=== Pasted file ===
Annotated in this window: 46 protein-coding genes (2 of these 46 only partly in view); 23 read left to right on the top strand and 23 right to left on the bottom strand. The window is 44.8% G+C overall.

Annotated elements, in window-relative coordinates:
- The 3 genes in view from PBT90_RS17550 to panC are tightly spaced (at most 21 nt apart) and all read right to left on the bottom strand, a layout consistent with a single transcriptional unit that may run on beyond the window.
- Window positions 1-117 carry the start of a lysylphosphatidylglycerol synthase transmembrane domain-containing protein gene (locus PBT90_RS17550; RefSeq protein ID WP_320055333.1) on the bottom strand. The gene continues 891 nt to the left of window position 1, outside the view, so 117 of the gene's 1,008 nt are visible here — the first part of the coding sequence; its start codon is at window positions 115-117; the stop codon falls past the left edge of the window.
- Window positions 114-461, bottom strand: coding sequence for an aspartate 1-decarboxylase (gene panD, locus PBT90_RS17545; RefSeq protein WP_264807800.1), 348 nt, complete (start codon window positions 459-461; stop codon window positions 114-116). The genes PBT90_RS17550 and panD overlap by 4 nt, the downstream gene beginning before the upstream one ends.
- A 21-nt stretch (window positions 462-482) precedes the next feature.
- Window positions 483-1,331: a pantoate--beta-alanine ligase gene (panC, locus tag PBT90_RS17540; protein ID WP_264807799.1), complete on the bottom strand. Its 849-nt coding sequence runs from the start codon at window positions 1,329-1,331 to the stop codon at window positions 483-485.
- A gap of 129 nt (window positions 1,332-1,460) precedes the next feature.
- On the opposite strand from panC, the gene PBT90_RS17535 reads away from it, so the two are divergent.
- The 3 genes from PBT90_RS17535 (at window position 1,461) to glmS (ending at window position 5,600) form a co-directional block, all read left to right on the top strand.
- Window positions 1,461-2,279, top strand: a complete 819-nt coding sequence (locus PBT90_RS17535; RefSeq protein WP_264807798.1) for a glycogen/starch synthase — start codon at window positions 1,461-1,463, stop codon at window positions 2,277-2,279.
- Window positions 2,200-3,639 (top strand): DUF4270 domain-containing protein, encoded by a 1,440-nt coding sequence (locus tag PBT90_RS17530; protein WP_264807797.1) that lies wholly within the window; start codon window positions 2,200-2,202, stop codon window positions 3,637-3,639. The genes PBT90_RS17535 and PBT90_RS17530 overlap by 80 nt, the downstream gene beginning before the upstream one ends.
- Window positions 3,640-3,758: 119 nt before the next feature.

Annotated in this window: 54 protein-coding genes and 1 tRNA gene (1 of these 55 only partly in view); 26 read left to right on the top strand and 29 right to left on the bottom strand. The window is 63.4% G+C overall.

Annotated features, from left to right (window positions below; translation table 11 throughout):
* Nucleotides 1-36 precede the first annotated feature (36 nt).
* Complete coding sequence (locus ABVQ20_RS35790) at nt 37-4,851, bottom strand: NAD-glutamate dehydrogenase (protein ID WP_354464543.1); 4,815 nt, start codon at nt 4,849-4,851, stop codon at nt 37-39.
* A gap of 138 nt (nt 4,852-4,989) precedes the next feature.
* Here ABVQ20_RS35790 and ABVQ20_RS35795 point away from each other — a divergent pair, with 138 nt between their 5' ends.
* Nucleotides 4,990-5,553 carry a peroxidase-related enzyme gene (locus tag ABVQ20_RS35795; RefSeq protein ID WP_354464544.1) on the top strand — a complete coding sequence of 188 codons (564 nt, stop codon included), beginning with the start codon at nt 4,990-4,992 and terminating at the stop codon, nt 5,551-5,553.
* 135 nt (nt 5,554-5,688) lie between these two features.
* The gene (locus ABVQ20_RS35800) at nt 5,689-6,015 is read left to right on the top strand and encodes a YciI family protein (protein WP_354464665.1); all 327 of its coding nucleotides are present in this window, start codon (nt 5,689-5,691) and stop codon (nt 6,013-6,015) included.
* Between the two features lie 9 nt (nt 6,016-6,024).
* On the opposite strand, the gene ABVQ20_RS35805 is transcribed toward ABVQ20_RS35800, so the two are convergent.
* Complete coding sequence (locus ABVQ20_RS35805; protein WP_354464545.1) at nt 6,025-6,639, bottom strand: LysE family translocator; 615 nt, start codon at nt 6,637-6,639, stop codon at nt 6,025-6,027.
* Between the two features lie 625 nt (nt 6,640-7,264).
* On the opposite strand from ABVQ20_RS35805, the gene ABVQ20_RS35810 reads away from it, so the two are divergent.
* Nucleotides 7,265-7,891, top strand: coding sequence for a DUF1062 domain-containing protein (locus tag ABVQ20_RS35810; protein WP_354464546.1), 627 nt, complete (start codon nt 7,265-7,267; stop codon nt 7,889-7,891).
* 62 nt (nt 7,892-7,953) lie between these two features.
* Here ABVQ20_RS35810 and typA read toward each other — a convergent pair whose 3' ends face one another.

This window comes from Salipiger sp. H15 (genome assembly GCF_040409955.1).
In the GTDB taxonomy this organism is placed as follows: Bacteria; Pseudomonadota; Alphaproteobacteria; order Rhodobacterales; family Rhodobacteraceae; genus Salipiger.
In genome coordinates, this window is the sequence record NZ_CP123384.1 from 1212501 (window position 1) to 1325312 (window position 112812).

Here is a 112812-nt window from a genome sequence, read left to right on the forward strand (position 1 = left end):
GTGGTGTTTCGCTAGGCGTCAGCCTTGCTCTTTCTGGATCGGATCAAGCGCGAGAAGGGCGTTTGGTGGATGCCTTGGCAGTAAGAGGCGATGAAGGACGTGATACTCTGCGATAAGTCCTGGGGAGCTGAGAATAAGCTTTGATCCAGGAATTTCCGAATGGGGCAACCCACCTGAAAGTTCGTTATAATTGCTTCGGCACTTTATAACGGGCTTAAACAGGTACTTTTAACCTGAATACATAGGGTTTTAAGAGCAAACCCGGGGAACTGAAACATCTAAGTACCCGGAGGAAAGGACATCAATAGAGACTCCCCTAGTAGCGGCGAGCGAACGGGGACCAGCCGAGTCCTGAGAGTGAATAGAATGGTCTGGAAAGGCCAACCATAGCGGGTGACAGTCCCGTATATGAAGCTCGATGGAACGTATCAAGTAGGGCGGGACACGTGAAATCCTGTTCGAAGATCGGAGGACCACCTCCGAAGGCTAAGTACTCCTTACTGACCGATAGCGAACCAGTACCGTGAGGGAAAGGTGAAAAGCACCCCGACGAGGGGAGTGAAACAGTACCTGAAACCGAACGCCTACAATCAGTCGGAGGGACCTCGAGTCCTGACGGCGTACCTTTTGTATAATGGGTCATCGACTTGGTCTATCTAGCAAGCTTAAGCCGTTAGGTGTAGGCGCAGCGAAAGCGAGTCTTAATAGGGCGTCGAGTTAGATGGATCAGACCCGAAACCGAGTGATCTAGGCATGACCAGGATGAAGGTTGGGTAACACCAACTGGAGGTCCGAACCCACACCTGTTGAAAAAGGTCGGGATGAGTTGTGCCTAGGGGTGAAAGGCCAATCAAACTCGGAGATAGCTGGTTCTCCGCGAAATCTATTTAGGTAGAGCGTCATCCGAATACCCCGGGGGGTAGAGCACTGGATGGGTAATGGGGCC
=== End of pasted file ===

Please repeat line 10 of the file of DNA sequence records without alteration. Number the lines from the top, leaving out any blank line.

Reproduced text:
- The 3 genes from PBT90_RS17535 (at window position 1,461) to glmS (ending at window position 5,600) form a co-directional block, all read left to right on the top strand.